Pricing your product or service correctly is one of the biggest challenges startup business owners face. But the conundrum of pricing doesn’t end after you launch your business. As your business grows, how you adjust your prices can make or break your business. What are some factors you need to consider when setting prices for your products or services?
Start by determining the cost of manufacturing or buying what you sell, or providing the service you offer. This can include things like labor, equipment and materials. You also need to consider your ongoing overhead costs, such as the cost of renting your store or office, utilities, payroll and the like. You need to make enough to cover all these costs and still make a profit.
In addition to running these numbers, you need to consider a few other factors when setting prices:
Your competition. Keep up-to-date on the prices your competition is charging for similar products and services. As you survey the market, you’ll likely see a huge range in prices for the same things. Figure out why certain companies are able to charge more and why others charge less. Maybe the higher-priced competitors offer top-notch service, exclusive products people can’t get anywhere else or lots of extras. The lower-priced companies are probably bigger with economies of scale in their favor.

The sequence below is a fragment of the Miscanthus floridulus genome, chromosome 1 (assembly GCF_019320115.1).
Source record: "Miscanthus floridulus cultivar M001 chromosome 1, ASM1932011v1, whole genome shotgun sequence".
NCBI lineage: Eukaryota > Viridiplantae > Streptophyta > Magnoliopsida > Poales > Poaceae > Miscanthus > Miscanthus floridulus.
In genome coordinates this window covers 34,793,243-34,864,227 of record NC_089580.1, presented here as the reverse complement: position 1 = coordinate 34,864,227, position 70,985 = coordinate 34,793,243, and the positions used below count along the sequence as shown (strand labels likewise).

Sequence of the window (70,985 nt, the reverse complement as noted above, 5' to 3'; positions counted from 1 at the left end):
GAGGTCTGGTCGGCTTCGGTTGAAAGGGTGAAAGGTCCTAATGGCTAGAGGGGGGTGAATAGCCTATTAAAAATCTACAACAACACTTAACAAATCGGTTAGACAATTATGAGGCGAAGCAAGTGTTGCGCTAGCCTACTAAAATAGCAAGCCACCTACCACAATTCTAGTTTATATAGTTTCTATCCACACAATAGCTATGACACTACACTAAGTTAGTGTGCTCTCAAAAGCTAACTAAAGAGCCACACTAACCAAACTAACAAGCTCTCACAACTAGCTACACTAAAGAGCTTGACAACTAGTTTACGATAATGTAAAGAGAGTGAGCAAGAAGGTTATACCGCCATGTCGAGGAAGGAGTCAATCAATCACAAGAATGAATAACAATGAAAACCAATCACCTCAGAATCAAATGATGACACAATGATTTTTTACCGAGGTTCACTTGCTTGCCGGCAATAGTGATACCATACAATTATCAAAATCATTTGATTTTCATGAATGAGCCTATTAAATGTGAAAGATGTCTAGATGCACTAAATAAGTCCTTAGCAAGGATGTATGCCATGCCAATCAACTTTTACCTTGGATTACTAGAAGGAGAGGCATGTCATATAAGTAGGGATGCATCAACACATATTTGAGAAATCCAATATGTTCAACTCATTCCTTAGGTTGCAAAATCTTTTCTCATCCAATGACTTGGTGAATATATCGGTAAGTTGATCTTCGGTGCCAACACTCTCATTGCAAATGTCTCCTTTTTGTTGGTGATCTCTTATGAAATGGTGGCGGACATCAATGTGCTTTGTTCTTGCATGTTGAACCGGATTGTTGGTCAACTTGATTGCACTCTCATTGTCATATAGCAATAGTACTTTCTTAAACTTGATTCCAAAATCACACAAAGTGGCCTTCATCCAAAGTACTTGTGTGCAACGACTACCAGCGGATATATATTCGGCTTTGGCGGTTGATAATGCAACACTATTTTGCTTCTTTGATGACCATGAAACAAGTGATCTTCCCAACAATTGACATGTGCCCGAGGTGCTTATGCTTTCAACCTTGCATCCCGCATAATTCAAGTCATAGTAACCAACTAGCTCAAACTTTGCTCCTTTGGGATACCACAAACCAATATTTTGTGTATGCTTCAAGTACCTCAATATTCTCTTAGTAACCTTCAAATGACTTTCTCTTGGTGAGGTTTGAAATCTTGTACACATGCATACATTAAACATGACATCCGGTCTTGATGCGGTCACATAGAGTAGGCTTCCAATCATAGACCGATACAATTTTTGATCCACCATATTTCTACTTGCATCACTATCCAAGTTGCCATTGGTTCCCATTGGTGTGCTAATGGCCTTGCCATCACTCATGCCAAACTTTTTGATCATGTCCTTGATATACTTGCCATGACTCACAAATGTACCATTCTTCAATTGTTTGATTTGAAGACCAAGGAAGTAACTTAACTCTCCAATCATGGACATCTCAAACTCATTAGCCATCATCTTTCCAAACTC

Your sales channels. The methods you use to sell your product or service (retail, ecommerce, sales reps) will affect your pricing. If you sell camping gear directly to customers via a website, for instance, you can likely charge less than if you wholesale your product to retailers who have to mark up the price so they can profit. If you sell business services on a website where customers pick their own package and subscribe, your costs are much lower than if you have a team of salespeople who personally consult with each prospective customer.
Your customers. It all comes down to what your customers are willing to pay for your products or services. If you aren’t selling enough, that could be a sign that you either need to lower your prices or change your sales and marketing strategies. Be careful not to cut your prices so low that you’re not making a profit—if you do, all those customers you’re attracting could hurt your business more than they help it.
As you might have guessed by now, there’s no simple formula for pricing your product or service—it’s both a science and an art. If you need someone with more experience to help, the mentors at SCORE have the expertise you need. Visit the SCORE website to get matched with a mentor and get free business advice 24/7.